Customer experiences within health systems generally range from mediocre to awful. Healthcare executives have not developed the instincts, tools and customer-friendly cultures necessary to win retail business.
Moreover, health systems are not immune from commodity-based competition. The clear majority of their treatments are routine. They are easily replicable. This makes health systems vulnerable to efficient customer-centric business models that target high-margin services.
Great customer service and efficient cost management are essential to long-term success in retailing. Across industries, standardization enhances quality, improve outcomes and lower costs. Yet most providers tolerate unacceptable performance variation, avoid rigorous performance monitoring and resist demands for greater transparency. Fee-for-service reimbursement engenders complacency.
Health systems are asset heavy. They provide services in highly centralized, cumbersome and expensive facilities. Customer come to them. Too many health systems equate their facilities with their identities. They fail to realize that their ultimate value resides in their brands, cultures and customers.
The marketplace is not waiting for health systems to transform themselves. Consumers are becoming more discerning purchasers of healthcare services. New types of customer-centric companies are emerging to provide second opinions, deliver convenient primary care services, offer high-volume surgical procedures, grade provider performance and coordinate care transitions.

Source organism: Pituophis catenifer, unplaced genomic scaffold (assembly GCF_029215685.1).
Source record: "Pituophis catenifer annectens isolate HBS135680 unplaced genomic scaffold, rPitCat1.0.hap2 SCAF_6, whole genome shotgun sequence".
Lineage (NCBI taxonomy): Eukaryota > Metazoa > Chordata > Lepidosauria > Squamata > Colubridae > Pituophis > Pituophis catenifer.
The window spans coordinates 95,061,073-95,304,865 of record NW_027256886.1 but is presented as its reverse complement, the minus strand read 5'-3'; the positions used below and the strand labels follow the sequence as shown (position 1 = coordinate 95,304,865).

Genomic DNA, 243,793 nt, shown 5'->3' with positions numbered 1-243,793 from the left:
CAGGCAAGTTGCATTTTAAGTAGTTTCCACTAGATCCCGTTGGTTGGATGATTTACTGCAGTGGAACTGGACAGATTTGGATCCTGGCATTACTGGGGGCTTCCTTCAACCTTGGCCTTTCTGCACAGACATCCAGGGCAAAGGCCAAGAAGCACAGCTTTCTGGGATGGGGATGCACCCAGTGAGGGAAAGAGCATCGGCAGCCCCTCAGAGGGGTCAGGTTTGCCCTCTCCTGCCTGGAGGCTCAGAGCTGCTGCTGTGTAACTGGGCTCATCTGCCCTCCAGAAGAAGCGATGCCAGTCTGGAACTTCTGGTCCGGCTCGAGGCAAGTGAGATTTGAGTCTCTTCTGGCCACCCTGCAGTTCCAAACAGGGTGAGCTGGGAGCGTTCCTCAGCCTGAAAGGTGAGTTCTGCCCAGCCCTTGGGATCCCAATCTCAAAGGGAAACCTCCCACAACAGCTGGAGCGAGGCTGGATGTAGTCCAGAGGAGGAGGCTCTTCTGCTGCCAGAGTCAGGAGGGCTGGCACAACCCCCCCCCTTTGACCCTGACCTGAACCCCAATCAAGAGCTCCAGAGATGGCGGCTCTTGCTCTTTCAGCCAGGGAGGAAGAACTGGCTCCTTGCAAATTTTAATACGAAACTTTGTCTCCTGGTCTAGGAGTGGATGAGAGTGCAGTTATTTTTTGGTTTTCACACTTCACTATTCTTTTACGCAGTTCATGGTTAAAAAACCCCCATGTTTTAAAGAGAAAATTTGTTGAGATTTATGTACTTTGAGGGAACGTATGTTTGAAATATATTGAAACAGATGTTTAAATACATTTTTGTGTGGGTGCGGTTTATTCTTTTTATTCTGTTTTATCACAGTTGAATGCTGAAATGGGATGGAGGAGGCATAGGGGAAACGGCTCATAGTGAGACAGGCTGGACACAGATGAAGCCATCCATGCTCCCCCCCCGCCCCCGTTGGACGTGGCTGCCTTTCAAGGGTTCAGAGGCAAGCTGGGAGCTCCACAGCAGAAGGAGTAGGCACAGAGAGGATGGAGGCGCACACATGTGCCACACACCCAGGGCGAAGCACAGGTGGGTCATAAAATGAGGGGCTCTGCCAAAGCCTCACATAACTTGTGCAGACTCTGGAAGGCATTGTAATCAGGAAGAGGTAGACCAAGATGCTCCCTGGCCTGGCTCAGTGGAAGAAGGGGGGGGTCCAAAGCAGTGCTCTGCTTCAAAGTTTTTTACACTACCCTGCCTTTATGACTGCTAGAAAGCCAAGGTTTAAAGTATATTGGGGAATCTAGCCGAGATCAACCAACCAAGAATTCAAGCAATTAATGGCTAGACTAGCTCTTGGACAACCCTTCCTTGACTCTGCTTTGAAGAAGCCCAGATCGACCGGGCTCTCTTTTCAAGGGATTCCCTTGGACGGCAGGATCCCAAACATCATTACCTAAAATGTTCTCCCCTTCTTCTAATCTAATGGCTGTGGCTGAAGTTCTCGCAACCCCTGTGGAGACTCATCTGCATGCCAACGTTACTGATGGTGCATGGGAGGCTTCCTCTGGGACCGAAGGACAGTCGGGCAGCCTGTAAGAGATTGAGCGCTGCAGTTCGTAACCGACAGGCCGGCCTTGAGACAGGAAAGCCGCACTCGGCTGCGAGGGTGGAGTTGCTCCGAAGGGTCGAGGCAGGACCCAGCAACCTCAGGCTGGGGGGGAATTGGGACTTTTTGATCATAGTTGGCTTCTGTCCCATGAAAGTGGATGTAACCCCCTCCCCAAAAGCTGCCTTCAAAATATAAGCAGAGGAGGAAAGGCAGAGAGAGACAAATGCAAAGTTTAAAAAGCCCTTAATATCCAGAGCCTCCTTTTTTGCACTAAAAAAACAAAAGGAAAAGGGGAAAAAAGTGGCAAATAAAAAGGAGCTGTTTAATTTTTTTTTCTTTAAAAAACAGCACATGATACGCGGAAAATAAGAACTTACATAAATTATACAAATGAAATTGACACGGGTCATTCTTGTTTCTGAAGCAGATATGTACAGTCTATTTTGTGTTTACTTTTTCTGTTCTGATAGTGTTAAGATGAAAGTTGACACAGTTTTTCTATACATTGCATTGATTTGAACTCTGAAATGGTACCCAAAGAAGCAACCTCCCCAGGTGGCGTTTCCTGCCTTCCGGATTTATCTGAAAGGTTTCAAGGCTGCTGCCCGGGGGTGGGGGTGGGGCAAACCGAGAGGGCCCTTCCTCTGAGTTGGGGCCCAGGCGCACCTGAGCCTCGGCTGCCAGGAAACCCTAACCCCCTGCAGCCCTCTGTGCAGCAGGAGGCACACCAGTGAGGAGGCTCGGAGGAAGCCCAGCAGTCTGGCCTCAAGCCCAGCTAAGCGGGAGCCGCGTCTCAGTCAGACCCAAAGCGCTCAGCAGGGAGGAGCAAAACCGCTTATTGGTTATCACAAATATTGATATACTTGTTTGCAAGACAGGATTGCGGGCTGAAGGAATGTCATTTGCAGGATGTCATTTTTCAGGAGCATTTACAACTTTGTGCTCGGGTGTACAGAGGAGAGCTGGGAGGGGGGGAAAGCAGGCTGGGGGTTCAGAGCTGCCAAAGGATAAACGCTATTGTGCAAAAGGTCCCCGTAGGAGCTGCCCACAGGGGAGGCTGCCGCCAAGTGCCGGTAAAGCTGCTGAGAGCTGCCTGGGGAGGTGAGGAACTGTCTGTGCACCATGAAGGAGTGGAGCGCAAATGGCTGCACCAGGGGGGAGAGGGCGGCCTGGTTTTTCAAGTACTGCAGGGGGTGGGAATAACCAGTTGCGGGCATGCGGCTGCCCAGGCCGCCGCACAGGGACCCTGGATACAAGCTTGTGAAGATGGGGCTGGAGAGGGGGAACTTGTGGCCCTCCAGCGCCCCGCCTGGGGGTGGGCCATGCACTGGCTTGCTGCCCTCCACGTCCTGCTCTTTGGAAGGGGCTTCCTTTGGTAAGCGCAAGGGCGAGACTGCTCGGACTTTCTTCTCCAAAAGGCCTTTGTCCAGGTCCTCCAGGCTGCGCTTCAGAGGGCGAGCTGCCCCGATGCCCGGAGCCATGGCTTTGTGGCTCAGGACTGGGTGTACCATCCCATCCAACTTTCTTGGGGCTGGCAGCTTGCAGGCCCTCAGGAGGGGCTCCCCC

With better price, outcome and service information, consumers will apply their well-honed purchasing instincts to buying healthcare products and services. They will push healthcare providers to offer higher-value services.
The Rocky Road Ahead
To date, healthcare has largely avoided the digital disruption roiling other industries. That only means incumbents have farther to fall once they encounter customer-friendly competition and web-enabled consumerism.
In The Road Ahead Bill Gates remarked, “We always overestimate the change that will occur in the next two years and underestimate the change that will occur in the next ten. Don’t let yourself be lulled into inaction.”
This is sage advice to health system executives. Retailers are learning the hard way that facilities can limit their ability to meet consumer needs and reduce their competiveness. The pace of change is accelerating across all industries. Imagine how different and customer-friendly healthcare purchasing decisions will be in 10 years.
The clock is ticking. Gates once noted that “success is a lousy teacher. It seduces smart people into thinking they can’t lose.” Healthcare executives cannot afford overconfidence. No healthcare system is too big or too essential to fail. Winning health systems will adapt service delivery to meet customers’ wants, needs and demands.
It’s time for health systems to change their delivery channels before consumers do it for them.